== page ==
Thursday, 3 November 2016

Pagan poetry: "Girls Lost"

Our Scandie chums continue turning out coming-of-age sagas with the same regularity as they make murder-mysteries, but Girls Lost treads a distinctive path, suggesting how The Sisterhood of the Travelling Pants might unfold as reworked by Björk and the coven in The Craft. Instead of anything so materialistic as jeans, it’s a rare and delicate orchid – Mother Nature! – which rallies its trio of teenage outsiders, a sign writer-director Alexandra-Therese Keining (adapting a Jessica Schiefauer novel) isn’t afraid to confront the florid strangeness of adolescence. We’re headed towards a through-the-looking-glass twist that changes these girls’ position in the lunchqueue pecking order, while begging debate in at least a half-dozen academic papers on Gender Fluidity in 21st Century Cinema. The hothouse atmosphere can turn languid, and Schiefauer’s tangled plotting perhaps needed extra pruning here and there, but its stronger stretches are shot like a midsummer night’s dream, and it’s engagingly played by a cast of young spirits-in-flux.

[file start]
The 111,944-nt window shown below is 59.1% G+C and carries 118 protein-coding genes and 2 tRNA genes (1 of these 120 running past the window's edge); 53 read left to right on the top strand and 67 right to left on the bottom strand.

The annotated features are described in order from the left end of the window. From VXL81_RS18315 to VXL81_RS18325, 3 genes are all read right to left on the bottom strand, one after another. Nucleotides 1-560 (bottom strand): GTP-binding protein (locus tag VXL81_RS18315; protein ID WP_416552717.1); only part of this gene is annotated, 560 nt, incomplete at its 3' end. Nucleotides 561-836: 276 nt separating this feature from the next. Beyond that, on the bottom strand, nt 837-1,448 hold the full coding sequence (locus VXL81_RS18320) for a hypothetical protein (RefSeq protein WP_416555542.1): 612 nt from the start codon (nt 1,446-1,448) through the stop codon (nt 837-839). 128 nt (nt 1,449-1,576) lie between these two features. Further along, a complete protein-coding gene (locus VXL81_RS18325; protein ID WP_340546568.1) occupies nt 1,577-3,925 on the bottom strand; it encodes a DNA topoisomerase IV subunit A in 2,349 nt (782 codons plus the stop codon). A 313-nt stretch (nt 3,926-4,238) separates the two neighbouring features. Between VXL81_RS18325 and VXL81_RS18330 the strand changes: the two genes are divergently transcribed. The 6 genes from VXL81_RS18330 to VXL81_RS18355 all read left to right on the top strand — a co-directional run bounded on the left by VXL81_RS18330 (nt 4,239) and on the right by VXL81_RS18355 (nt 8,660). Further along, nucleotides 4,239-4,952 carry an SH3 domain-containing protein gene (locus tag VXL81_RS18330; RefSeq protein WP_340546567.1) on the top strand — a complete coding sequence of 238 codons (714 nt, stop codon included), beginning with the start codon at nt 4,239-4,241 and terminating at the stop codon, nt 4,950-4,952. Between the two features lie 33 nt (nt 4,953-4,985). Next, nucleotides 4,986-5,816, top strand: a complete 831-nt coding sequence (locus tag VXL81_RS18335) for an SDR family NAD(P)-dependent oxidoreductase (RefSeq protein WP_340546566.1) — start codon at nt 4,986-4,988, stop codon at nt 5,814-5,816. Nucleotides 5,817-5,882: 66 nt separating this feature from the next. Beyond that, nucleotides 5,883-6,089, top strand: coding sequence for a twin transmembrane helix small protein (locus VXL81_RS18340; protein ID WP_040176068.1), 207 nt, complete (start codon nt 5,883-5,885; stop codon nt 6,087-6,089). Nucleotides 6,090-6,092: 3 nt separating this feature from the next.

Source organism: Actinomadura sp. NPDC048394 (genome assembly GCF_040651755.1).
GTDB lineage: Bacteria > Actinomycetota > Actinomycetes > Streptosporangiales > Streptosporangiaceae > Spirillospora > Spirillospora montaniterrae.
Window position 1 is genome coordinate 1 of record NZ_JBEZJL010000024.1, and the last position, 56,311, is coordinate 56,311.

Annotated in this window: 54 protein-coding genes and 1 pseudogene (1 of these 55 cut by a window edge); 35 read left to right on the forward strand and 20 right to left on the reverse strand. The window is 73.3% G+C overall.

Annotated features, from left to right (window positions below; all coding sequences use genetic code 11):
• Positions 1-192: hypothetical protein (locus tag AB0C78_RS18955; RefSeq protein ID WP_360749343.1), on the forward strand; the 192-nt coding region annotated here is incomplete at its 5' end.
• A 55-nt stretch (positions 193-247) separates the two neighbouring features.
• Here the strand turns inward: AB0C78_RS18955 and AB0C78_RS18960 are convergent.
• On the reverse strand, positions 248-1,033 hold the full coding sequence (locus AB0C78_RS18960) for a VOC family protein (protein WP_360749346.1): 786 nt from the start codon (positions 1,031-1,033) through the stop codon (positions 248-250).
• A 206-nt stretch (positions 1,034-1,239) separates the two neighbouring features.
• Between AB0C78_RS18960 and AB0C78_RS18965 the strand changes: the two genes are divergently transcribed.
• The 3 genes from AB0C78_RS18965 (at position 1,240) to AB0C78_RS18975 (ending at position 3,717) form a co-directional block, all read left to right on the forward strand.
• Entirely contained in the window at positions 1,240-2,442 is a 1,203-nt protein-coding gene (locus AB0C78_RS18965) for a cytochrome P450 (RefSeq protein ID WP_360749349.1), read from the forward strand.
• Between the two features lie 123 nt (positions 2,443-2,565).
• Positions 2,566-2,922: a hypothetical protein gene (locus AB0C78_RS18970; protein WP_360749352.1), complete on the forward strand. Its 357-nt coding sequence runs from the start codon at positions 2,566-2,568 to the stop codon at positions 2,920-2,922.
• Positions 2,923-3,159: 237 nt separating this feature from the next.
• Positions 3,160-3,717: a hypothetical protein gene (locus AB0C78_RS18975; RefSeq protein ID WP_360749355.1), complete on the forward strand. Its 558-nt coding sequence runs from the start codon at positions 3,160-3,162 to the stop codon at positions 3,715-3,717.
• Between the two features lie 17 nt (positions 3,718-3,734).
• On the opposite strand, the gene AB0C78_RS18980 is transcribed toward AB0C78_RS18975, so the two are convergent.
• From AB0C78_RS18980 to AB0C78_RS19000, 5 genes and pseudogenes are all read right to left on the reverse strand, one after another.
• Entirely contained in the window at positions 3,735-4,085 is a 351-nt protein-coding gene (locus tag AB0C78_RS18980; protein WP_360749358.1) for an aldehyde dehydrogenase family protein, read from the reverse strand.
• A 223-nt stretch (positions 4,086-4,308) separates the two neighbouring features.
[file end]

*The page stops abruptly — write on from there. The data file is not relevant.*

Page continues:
Girls Lost opens in selected cinemas tomorrow, ahead of its DVD release on December 5.

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